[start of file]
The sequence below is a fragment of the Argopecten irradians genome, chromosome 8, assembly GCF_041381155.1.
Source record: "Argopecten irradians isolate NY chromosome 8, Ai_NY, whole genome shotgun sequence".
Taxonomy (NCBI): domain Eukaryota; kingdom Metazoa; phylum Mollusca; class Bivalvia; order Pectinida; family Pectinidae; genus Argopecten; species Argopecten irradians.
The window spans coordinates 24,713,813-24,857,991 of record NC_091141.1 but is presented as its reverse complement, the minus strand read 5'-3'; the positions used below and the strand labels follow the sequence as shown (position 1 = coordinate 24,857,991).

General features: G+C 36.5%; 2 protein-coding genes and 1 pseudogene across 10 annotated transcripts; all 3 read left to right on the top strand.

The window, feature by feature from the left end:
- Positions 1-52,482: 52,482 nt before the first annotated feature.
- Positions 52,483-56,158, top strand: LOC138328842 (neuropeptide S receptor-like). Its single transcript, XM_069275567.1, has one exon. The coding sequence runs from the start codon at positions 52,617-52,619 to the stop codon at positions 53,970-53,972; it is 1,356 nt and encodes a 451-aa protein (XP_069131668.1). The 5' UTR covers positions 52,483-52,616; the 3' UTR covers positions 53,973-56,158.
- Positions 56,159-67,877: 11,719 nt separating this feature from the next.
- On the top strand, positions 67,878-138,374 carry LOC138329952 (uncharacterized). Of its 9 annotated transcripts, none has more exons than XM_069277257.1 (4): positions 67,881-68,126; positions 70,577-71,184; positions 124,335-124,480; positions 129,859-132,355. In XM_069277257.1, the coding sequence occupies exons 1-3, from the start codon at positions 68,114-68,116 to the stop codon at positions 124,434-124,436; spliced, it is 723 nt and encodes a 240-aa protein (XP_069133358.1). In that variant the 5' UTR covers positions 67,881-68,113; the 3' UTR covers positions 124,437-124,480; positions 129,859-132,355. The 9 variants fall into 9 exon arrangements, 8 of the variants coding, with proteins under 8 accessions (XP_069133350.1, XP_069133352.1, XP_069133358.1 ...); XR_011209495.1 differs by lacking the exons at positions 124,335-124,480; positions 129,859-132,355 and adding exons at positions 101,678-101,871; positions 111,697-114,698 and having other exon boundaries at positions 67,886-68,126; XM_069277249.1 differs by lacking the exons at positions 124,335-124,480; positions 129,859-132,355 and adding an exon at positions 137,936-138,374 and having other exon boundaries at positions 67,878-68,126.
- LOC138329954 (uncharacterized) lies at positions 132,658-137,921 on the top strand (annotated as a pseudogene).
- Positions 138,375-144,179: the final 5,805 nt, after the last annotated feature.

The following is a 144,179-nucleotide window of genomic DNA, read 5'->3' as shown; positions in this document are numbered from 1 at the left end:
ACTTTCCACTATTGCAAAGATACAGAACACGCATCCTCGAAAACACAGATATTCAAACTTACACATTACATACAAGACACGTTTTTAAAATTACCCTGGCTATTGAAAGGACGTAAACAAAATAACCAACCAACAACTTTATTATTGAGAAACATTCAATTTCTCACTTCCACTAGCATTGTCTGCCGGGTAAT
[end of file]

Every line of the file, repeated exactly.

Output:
The sequence below is a fragment of the Argopecten irradians genome, chromosome 8, assembly GCF_041381155.1.
Source record: "Argopecten irradians isolate NY chromosome 8, Ai_NY, whole genome shotgun sequence".
Taxonomy (NCBI): domain Eukaryota; kingdom Metazoa; phylum Mollusca; class Bivalvia; order Pectinida; family Pectinidae; genus Argopecten; species Argopecten irradians.
The window spans coordinates 24,713,813-24,857,991 of record NC_091141.1 but is presented as its reverse complement, the minus strand read 5'-3'; the positions used below and the strand labels follow the sequence as shown (position 1 = coordinate 24,857,991).

General features: G+C 36.5%; 2 protein-coding genes and 1 pseudogene across 10 annotated transcripts; all 3 read left to right on the top strand.

The window, feature by feature from the left end:
- Positions 1-52,482: 52,482 nt before the first annotated feature.
- Positions 52,483-56,158, top strand: LOC138328842 (neuropeptide S receptor-like). Its single transcript, XM_069275567.1, has one exon. The coding sequence runs from the start codon at positions 52,617-52,619 to the stop codon at positions 53,970-53,972; it is 1,356 nt and encodes a 451-aa protein (XP_069131668.1). The 5' UTR covers positions 52,483-52,616; the 3' UTR covers positions 53,973-56,158.
- Positions 56,159-67,877: 11,719 nt separating this feature from the next.
- On the top strand, positions 67,878-138,374 carry LOC138329952 (uncharacterized). Of its 9 annotated transcripts, none has more exons than XM_069277257.1 (4): positions 67,881-68,126; positions 70,577-71,184; positions 124,335-124,480; positions 129,859-132,355. In XM_069277257.1, the coding sequence occupies exons 1-3, from the start codon at positions 68,114-68,116 to the stop codon at positions 124,434-124,436; spliced, it is 723 nt and encodes a 240-aa protein (XP_069133358.1). In that variant the 5' UTR covers positions 67,881-68,113; the 3' UTR covers positions 124,437-124,480; positions 129,859-132,355. The 9 variants fall into 9 exon arrangements, 8 of the variants coding, with proteins under 8 accessions (XP_069133350.1, XP_069133352.1, XP_069133358.1 ...); XR_011209495.1 differs by lacking the exons at positions 124,335-124,480; positions 129,859-132,355 and adding exons at positions 101,678-101,871; positions 111,697-114,698 and having other exon boundaries at positions 67,886-68,126; XM_069277249.1 differs by lacking the exons at positions 124,335-124,480; positions 129,859-132,355 and adding an exon at positions 137,936-138,374 and having other exon boundaries at positions 67,878-68,126.
- LOC138329954 (uncharacterized) lies at positions 132,658-137,921 on the top strand (annotated as a pseudogene).
- Positions 138,375-144,179: the final 5,805 nt, after the last annotated feature.

The following is a 144,179-nucleotide window of genomic DNA, read 5'->3' as shown; positions in this document are numbered from 1 at the left end:
ACTTTCCACTATTGCAAAGATACAGAACACGCATCCTCGAAAACACAGATATTCAAACTTACACATTACATACAAGACACGTTTTTAAAATTACCCTGGCTATTGAAAGGACGTAAACAAAATAACCAACCAACAACTTTATTATTGAGAAACATTCAATTTCTCACTTCCACTAGCATTGTCTGCCGGGTAAT